The Serbian war crimes prosecutor announced on Friday that his office is investigating suspects accused of helping former Bosnian Serb Army commander Ratko Mladic [ICTY case materials; JURIST news archive] and former security official Stojan Zupljanin [ICTY case materials] evade justice until they were arrested to face trial before the International Criminal Tribunal for the former Yugoslavia (ICTY) [official website]. Vladimir Vukcevic [profile, PDF] said that a total of 13 individuals are being investiged. It is alleged that six helped Mladic while seven others aided Zupljanin. Among the six who allegedly helped Mladic is a former top general of military intelligence, according to the prosecutor. He refused to provide any names of the suspects at this time. Friday's announcement came after prosecutor Serge Brammertz [official profile] of the ICTY had criticized [JURIST report] Serbia for its failure to investigate and prosecute those who aided the fugitives earlier this month.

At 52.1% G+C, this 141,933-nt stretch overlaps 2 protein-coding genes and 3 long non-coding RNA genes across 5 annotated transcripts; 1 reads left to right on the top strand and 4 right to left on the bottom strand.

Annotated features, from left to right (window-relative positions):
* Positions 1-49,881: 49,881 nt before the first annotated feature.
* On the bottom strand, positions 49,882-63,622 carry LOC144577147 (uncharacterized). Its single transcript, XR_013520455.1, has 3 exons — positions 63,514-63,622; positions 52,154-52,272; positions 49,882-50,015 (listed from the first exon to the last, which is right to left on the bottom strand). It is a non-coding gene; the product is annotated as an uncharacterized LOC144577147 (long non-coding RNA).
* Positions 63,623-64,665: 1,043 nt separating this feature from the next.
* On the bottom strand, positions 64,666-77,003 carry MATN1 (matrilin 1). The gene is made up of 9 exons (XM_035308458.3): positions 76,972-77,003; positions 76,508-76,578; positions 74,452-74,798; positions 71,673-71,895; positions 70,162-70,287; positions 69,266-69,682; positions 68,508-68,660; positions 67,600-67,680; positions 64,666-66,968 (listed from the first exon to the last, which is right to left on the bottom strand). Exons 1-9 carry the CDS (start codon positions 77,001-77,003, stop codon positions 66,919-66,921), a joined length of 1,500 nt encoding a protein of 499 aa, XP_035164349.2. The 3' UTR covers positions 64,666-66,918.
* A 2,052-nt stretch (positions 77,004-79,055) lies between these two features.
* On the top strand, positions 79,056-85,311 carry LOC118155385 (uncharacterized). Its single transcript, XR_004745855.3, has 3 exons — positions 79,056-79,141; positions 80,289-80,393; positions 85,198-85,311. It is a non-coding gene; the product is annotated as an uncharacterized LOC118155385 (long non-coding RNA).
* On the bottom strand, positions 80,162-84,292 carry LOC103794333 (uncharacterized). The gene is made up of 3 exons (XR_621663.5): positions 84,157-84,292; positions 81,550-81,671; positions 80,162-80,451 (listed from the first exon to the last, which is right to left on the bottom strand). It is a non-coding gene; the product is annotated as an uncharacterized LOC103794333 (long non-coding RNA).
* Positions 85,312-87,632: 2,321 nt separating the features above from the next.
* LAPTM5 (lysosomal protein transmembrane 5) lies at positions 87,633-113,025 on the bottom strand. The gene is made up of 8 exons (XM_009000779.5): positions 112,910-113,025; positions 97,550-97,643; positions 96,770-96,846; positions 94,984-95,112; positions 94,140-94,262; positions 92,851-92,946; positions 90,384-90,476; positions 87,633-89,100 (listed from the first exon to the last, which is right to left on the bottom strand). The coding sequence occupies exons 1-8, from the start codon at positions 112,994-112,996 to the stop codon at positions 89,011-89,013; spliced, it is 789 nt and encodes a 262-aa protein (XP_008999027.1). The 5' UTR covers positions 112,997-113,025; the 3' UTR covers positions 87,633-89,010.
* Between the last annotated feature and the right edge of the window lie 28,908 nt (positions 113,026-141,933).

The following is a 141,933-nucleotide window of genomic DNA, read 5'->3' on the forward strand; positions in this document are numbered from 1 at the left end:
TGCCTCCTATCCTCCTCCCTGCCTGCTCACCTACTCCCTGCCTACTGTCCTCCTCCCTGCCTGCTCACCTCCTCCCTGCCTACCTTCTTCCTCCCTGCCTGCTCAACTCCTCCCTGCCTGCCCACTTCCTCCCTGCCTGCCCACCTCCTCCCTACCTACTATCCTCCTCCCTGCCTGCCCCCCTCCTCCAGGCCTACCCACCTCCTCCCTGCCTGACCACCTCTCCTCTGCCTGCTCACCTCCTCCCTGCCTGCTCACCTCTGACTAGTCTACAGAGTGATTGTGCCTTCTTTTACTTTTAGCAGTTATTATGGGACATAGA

Trial Chamber I of the ICTY has suspended [JURIST report] the trial of Mladic due to an error in disclosing documents to the defense lawyers. His trial was postponed indefinitely [JURIST report] in May due to allegations of prosecutorial misconduct related to evidence disclosure. Mladic has been charged with several counts of genocide and crimes against humanity committed during the Bosnian civil war [JURIST news archive] including murder, political persecution, forcible transfer and deportations, cruel treatment and the taking of peacekeepers as hostages. In June 2008, Serbian authorities transferred [JURIST report] Zupljanin to the ICTY after a national court refused his appeal against extradition. He was arrested [JURIST report] earlier that month on charges of genocide, crimes against humanity, and violations of the laws of war for allegedly killing civilians during the ethnic conflicts of the 1990s.